Truth be told (and this is a fact you could check) the filming of Gone With the Wind almost coincides with my own gestation period. The filming began in December 1938 with the shooting of the scenes involving the burning of Atlanta (they were actually burning the old King Kong movie set) and proceeded through most of 1939. It had its premiere in Atlanta in December of that year, some two months after I was born.

As part of the great celebration of this Diamond Anniversary (never mind that the 60th anniversary of anything is also called diamond), the movie is being reissued on the big screen Sept. 28. It will be shown in the Twin Cities and I will be there.

I first saw GWTW (let’s call it that from now on) at Duluth’s Granada Theater when I was in junior high. It had been reissued, probably for the 15th anniversary of its premiere.

In today’s parlance, I was blown away by it. I don’t know where you’d end up being blown away by a wind that’s gone, but let’s just say it made a big impression on me. Greatest movie I’d ever seen, and even at that tender age I’d seen many. I joke that I spent half my childhood watching double features at the old Lyceum Theater.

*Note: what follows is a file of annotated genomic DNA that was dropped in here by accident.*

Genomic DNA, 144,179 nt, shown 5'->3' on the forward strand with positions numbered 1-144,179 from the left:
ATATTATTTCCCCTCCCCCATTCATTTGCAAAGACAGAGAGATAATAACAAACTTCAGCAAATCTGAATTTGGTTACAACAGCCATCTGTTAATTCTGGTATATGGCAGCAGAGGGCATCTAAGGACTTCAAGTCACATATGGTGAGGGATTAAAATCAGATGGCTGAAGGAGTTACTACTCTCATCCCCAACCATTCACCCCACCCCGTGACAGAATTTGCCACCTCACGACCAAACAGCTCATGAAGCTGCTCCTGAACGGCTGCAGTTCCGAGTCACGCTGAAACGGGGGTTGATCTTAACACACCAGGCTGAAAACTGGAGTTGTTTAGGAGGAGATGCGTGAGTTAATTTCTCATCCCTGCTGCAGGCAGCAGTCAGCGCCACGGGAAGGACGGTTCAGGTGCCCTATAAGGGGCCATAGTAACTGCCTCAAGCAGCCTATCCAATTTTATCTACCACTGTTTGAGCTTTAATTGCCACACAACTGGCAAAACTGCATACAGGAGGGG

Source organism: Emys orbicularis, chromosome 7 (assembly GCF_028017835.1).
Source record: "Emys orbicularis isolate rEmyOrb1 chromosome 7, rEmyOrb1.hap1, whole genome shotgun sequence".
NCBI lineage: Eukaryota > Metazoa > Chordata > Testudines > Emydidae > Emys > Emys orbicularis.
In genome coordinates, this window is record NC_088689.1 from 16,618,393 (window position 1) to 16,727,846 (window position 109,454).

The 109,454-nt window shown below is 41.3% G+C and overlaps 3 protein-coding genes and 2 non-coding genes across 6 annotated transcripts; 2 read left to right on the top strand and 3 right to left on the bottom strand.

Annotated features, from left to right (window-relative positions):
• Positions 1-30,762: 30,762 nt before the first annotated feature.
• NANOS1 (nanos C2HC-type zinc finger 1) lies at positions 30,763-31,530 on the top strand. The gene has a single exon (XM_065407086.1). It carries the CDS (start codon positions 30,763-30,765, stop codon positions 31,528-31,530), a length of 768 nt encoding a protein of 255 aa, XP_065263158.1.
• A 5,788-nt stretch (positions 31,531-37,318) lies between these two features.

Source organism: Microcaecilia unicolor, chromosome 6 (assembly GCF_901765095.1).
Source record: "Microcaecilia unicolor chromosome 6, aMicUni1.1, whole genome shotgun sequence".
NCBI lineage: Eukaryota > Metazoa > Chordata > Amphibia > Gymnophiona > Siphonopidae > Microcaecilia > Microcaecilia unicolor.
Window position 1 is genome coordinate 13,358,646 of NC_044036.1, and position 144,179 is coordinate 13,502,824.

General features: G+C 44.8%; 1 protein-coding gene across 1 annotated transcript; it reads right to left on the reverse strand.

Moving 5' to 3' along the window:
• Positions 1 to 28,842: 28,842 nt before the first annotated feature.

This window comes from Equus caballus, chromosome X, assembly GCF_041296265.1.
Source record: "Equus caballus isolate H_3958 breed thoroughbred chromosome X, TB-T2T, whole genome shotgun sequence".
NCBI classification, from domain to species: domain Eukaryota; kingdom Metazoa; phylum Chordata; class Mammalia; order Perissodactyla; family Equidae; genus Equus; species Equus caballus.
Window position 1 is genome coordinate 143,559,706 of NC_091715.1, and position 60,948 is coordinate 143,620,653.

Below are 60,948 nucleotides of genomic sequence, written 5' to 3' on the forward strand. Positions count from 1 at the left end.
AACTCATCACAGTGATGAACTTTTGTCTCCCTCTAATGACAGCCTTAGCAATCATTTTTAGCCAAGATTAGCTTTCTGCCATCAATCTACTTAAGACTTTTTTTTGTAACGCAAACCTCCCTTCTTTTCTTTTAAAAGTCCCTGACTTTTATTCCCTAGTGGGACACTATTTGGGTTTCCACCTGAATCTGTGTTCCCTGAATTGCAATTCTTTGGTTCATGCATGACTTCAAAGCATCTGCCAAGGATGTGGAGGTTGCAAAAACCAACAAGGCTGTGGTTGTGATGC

Nothing I’d ever seen, though, compared to GWTW. In the intervening years I went to it every time it was reissued. It came back to theaters for years before it was ever shown on television. Then I watched it on television a few times. I would hazard a guess I have seen GWTW about 12 times. Since the movie is four hours long (three hours, 45 minutes plus a 15-minute intermission), I suppose I’ve spent 48 hours of my 75 years watching that movie.

And now I look forward to spending four more hours – again in a theater on the big screen in blazing Technicolor with the sweeping sound of composer Max Steiner’s awe-inspiring score and the stellar performances of Clark Gable and Vivien Leigh and the rest. I can hardly wait.

This could be the last time for me on the big screen, though. If they put it into theaters at its century anniversary, I’ll be long gone… you could say gone with the wind. By then, frankly, my dear, I won’t give a damn.

Still, if there is a heaven… Oh, I won’t think about that now. I’ll think about it tomorrow. After all, tomorrow IS another day. (Cue music.)